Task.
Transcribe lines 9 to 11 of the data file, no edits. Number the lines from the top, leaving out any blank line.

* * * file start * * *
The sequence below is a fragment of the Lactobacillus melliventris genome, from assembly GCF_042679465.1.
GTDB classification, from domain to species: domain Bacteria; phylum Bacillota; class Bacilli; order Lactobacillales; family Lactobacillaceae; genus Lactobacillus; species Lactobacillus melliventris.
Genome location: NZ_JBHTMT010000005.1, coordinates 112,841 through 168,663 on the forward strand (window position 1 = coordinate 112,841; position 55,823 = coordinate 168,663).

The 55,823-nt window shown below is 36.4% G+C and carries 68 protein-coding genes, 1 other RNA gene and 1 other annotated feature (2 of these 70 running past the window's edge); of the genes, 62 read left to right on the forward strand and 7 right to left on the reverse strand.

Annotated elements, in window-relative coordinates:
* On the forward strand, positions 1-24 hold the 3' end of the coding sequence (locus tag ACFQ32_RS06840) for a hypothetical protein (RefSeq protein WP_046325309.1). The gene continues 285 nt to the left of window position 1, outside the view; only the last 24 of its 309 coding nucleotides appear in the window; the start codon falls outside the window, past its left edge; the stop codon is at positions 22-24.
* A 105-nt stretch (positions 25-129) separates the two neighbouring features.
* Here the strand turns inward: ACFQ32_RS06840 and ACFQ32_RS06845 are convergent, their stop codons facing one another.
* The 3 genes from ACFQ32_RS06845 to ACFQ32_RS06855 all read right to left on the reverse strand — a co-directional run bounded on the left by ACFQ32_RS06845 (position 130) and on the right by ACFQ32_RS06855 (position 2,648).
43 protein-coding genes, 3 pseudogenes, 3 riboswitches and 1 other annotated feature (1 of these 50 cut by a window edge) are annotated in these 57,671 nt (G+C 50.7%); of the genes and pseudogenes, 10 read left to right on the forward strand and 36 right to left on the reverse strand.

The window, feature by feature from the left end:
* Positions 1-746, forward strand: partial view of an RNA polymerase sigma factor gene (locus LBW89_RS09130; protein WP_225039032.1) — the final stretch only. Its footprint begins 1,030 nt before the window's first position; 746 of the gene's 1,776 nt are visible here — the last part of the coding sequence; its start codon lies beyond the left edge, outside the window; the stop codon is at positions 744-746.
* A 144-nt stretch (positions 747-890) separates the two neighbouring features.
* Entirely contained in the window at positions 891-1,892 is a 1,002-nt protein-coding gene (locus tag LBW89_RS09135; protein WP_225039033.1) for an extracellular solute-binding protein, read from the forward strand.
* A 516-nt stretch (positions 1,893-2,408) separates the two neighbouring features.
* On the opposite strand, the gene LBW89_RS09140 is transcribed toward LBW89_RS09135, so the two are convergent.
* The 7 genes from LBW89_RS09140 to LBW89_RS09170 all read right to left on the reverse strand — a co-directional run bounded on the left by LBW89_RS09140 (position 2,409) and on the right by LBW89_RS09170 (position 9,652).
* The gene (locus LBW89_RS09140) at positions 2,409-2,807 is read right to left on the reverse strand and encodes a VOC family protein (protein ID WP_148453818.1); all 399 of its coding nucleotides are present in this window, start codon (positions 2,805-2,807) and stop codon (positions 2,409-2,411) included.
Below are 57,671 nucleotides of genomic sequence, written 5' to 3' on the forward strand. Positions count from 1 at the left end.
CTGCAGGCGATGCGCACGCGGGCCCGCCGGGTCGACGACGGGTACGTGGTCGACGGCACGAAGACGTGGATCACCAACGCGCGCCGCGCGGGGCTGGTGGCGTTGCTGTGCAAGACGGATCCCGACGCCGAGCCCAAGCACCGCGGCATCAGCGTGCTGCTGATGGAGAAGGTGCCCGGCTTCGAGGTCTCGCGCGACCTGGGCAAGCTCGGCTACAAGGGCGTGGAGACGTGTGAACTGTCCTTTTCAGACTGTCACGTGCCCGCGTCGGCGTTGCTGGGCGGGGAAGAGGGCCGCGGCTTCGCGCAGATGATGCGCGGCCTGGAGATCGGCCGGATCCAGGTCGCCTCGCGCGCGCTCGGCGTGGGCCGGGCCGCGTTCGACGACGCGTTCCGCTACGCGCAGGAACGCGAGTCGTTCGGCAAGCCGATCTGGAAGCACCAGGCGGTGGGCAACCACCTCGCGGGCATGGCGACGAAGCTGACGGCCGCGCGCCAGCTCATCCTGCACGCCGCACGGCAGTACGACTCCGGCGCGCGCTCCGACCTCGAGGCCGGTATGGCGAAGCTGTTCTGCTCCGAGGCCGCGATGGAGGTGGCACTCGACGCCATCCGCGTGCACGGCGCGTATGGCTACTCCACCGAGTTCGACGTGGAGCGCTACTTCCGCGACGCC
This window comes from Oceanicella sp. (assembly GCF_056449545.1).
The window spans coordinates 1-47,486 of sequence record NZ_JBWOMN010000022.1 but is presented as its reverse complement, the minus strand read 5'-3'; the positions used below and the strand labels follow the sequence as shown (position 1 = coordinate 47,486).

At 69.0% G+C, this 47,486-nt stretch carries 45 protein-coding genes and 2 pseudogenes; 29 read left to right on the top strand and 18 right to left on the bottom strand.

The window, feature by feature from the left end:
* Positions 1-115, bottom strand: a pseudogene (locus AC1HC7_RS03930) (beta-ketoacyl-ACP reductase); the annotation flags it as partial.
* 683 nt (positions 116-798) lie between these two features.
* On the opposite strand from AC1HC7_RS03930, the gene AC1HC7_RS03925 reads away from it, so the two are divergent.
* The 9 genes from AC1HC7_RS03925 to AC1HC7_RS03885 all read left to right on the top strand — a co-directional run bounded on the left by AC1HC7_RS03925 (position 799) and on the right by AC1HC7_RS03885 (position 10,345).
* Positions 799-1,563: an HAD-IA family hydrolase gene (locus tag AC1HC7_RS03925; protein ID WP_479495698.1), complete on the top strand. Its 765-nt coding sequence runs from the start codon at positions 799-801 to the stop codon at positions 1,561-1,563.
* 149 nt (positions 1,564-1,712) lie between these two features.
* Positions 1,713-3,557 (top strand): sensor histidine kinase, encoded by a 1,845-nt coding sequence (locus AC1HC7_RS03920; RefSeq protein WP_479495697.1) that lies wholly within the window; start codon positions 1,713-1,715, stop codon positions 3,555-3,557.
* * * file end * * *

* The 3 genes from ACFQ32_RS06845 to ACFQ32_RS06855 all read right to left on the reverse strand — a co-directional run bounded on the left by ACFQ32_RS06845 (position 130) and on the right by ACFQ32_RS06855 (position 2,648).
43 protein-coding genes, 3 pseudogenes, 3 riboswitches and 1 other annotated feature (1 of these 50 cut by a window edge) are annotated in these 57,671 nt (G+C 50.7%); of the genes and pseudogenes, 10 read left to right on the forward strand and 36 right to left on the reverse strand.

The window, feature by feature from the left end: